Why Steve Perry Circled Back Around to ‘Traces': Exclusive Interview
The idea to re-imagine Steve Perry's Traces as a stripped-down affair came out of the blue during the album's promotional tour.
He'd invited a camera crew into the studio where Perry broke down the multi-tracks for each song. While showcasing individual parts like vocals or guitars, he suddenly found that new meanings were revealed.
“I started realizing that my original love for the song, when it was first written, was that naked," Perry tells UCR in an exclusive interview. "It was that simple, because these things are always either acoustic guitar and a voice or a piano and a voice. That’s all you’re writing, really. I mean, what you decide to do with it and where you decide to take it, is a whole other conversation. [But] I never forgot what that felt like, soloing all of those multi-tracks for the video crew."
Perry decided to return with a hybrid approach, adding new instrumentation and, in some cases, tweaks to recorded elements from the original sessions. At the core of Traces (Alternate Versions and Sketches), released on Dec. 4, was the idea that Perry could share a snapshot of where these songs began, revealing that moment when new music is being created before the ideas have been fully realized.
"As a nod to a record that I believe in, I wanted people to hear the songs by themselves, just melody and lyrics stripped down – which is the ultimate [test] of the song, just the melody and lyrics," he adds. "The songs I’ve always loved come down to the melody and lyrics, so I wanted these songs to be heard that same way."
Listen to Steve Perry's Stripped-Down Take on 'Most of All'
While removing select elements, Perry revealed things about his creative process, too. For instance, this updated recording shows how a key portion of “Most of All” evolved.
“There were background parts, like in the bridge of 'Most of All,' for instance, there’s background parts where he says – and by the way, I talk about myself in the third person, because that’s how I see it, you know,” Perry says with a big laugh. "'Every time I try to move on / I fall back.' [The lyric] 'I fall back' became a background part. 'In the heart of the love, I go / Is there any chance / To get myself out of this game.' 'Is there any chance' and 'I fall back' were originally just simple little single vocal lines. But when I started stacking it, it felt like an answer with somebody other than myself.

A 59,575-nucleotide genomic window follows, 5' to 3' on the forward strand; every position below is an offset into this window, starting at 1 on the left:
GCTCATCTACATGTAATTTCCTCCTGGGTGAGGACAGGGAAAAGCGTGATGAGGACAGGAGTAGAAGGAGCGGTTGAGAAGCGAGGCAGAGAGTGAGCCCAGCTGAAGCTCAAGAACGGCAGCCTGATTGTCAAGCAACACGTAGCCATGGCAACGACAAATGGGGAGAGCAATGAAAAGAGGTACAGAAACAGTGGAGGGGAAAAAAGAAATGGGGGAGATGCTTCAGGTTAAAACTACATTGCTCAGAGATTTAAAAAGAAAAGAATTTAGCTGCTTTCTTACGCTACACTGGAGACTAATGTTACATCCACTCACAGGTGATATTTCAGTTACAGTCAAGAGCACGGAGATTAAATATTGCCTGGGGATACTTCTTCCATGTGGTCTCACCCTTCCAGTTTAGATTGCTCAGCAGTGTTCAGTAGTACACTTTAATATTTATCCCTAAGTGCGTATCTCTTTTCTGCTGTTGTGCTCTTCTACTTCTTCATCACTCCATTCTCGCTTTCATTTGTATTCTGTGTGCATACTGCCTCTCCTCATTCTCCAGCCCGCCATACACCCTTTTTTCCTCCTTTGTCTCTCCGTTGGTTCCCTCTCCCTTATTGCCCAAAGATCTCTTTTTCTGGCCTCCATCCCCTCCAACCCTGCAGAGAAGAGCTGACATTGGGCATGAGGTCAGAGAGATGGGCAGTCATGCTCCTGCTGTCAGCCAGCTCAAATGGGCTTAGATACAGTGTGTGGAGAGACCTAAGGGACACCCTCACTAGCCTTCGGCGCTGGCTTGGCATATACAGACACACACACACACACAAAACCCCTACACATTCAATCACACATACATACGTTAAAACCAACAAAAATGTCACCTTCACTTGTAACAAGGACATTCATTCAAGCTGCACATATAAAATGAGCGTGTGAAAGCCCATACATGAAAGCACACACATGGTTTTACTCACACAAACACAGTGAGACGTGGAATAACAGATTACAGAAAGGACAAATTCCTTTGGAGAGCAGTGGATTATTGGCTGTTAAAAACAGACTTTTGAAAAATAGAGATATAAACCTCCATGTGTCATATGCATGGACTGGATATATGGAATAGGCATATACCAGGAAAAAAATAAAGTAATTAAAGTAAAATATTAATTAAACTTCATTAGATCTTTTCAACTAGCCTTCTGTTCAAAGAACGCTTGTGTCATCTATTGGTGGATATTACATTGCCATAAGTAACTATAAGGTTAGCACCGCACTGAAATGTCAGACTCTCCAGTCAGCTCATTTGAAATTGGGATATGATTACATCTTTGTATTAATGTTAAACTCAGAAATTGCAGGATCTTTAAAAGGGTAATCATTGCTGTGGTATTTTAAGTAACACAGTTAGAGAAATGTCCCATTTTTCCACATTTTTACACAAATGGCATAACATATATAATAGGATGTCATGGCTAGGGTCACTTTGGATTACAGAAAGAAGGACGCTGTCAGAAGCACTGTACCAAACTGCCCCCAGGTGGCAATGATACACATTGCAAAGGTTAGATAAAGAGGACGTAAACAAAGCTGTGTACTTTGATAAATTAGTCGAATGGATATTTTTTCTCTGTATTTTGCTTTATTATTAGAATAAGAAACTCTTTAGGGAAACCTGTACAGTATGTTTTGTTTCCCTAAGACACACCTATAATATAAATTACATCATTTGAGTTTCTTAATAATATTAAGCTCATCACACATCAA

The rawer, more straight-forward approach on the Traces (Alternate Versions and Sketches) version of “No More Cryin’” also provides a better showcase for his collaborators, including the unmistakable organ work of Booker T. Jones. Perry is still clearly moved by getting the chance to work with the Stax legend.
“All of my life, I’ve loved Booker T. and the MGs," Perry enthuses. "I was in a band in my hometown of Hanford, Calif., then I moved to Lemoore and got this new group together with some players locally. In our minds, we were kind of somewhere between Booker T. and the MGs, and the Swampers that cut all of the tracks for Rick Hall. We were kind of like the guys that loved R&B and just were doing the best we could to play it the best that we could with the most believability we could muster. Booker T. and the MGs, we played ‘Hip Hug-Her’; we played ‘Green Onions.’ We played all of these songs that were so important to us back in those early high school days.”
“No More Cryin’,” co-written with songwriter Dan Wilson (Adele, Semisonic, the Chicks), brought Perry full circle. He simply sat back, and watched a master at work.
“To meet Booker T. and to have him come in my studio and have him sit at my B3, I have pictures of him sitting there," Perry says. "I’ve had all kinds of organists come in and play on this record, and they played with the drawbars and they played with the switches and presets. But when he sat down, same drawbars, same switch choices, he pulled a few drawbars a different way, a couple of switches – and I don’t know what he did, but I’ve never heard those sounds come out of that organ. Same Leslie, same B3. But that’s a legacy of emotional musical knowledge that only comes with a guy like Booker T!”
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